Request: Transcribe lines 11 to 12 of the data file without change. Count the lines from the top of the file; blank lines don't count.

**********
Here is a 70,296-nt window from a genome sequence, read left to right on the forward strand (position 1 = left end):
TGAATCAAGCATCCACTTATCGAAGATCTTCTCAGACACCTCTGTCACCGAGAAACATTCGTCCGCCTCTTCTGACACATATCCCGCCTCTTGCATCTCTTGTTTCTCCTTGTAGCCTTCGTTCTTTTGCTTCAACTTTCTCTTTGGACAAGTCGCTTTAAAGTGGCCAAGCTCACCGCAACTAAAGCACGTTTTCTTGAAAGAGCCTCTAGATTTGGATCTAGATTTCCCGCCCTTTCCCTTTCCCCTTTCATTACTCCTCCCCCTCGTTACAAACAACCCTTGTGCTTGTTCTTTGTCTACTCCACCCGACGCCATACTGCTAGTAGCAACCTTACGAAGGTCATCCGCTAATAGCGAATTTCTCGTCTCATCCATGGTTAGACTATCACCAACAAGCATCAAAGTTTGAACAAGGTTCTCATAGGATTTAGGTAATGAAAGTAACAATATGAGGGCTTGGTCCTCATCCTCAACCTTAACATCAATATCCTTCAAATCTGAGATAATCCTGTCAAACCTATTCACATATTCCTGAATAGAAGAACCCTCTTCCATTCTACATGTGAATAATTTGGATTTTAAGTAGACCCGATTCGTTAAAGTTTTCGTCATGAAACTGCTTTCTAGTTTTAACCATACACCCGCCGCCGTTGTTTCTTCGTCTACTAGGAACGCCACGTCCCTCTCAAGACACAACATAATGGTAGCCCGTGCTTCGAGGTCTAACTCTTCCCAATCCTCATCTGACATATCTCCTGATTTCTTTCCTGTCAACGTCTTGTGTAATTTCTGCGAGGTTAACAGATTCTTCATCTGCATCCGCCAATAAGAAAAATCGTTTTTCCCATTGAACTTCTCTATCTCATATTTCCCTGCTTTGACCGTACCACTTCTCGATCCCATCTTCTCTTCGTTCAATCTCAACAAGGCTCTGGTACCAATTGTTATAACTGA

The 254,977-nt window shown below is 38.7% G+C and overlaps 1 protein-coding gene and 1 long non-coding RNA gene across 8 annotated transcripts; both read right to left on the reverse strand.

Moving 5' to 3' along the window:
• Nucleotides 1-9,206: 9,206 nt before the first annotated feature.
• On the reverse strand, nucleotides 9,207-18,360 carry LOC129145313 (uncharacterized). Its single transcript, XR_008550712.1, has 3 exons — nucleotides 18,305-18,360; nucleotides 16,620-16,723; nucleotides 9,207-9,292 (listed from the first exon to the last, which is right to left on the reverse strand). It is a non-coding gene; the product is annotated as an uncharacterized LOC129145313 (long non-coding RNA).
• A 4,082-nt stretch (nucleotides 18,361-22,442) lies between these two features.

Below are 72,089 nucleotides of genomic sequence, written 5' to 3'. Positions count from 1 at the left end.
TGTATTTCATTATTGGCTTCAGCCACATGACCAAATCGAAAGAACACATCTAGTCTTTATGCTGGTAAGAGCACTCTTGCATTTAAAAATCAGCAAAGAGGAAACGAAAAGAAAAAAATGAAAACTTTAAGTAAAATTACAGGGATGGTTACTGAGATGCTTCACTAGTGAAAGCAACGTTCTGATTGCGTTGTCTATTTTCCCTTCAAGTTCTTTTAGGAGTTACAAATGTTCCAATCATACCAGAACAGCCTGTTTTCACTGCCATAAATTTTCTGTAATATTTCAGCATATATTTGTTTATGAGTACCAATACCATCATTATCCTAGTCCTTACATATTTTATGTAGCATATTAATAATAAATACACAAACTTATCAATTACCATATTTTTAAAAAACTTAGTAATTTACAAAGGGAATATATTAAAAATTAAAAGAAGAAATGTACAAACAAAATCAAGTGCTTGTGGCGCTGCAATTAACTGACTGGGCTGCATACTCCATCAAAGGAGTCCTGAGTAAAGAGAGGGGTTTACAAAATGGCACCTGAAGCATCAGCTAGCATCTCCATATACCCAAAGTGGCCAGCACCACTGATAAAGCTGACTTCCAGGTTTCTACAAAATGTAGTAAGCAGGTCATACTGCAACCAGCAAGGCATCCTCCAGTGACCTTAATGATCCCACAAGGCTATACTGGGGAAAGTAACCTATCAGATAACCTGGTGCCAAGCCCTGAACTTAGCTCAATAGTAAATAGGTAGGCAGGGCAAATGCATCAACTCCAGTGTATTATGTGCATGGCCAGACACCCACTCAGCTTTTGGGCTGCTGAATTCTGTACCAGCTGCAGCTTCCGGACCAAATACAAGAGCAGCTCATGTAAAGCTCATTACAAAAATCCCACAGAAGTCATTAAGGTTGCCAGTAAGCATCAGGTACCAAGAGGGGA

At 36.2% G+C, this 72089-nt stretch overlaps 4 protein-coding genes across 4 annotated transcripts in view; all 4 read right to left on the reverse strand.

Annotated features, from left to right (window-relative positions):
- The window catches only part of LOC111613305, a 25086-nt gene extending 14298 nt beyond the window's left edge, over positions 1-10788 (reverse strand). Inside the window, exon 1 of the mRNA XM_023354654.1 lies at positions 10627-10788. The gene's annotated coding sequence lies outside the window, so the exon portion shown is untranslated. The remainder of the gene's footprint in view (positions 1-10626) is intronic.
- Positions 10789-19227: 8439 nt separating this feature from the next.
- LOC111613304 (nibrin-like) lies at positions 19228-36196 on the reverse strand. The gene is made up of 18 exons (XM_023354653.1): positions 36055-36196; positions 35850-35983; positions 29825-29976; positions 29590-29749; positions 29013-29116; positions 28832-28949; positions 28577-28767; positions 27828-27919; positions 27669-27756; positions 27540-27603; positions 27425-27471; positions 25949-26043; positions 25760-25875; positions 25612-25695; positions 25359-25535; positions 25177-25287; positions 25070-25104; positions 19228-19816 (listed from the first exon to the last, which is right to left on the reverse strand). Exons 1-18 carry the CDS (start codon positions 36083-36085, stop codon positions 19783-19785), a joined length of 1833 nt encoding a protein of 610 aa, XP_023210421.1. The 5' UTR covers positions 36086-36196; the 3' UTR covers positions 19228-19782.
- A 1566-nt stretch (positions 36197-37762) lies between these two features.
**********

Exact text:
Annotated features, from left to right (window-relative positions):
- The window catches only part of LOC111613305, a 25086-nt gene extending 14298 nt beyond the window's left edge, over positions 1-10788 (reverse strand). Inside the window, exon 1 of the mRNA XM_023354654.1 lies at positions 10627-10788. The gene's annotated coding sequence lies outside the window, so the exon portion shown is untranslated. The remainder of the gene's footprint in view (positions 1-10626) is intronic.